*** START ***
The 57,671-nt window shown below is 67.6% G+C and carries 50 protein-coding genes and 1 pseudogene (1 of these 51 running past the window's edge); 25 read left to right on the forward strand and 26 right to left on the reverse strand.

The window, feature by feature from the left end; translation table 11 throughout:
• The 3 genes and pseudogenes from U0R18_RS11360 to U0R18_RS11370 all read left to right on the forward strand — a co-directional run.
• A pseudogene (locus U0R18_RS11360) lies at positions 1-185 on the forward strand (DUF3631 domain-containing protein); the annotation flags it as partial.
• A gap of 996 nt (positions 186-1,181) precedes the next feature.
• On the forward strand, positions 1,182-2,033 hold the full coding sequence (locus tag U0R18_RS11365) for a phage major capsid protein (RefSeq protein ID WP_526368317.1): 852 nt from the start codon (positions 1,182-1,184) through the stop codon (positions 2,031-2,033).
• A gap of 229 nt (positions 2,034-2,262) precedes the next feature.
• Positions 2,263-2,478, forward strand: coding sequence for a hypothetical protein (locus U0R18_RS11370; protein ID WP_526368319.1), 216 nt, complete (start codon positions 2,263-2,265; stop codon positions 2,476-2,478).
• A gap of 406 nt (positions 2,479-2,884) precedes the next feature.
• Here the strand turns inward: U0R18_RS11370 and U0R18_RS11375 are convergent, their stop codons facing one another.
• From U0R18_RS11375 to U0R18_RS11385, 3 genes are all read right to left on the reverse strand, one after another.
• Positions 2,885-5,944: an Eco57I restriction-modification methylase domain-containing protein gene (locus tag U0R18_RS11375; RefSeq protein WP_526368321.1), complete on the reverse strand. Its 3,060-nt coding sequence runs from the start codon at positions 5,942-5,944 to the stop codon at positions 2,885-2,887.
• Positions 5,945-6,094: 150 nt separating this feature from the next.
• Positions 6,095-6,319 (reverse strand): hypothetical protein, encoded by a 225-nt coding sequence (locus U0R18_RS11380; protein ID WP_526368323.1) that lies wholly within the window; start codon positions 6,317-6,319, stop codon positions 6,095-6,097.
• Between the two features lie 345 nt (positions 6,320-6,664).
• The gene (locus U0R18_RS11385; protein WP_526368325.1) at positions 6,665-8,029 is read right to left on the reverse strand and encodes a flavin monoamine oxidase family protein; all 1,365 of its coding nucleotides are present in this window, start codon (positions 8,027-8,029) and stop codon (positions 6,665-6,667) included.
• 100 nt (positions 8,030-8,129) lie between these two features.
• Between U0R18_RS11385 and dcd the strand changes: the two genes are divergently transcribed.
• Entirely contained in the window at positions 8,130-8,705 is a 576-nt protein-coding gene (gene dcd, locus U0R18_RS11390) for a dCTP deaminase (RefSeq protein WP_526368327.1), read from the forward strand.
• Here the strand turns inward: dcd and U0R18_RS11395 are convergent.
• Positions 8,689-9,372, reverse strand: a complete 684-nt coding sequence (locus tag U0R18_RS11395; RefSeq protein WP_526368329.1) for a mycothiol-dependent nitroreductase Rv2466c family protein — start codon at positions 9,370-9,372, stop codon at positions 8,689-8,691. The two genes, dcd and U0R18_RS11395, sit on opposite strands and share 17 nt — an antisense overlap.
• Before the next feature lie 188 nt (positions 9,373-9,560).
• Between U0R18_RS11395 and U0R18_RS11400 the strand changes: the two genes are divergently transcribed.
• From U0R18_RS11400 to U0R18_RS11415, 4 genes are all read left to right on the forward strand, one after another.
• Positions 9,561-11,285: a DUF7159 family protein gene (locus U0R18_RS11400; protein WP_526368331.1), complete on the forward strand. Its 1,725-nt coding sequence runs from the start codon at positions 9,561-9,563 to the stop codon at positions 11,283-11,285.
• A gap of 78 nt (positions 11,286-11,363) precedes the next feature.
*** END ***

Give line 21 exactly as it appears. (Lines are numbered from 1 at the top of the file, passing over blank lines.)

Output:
• Positions 8,689-9,372, reverse strand: a complete 684-nt coding sequence (locus tag U0R18_RS11395; RefSeq protein WP_526368329.1) for a mycothiol-dependent nitroreductase Rv2466c family protein — start codon at positions 9,370-9,372, stop codon at positions 8,689-8,691. The two genes, dcd and U0R18_RS11395, sit on opposite strands and share 17 nt — an antisense overlap.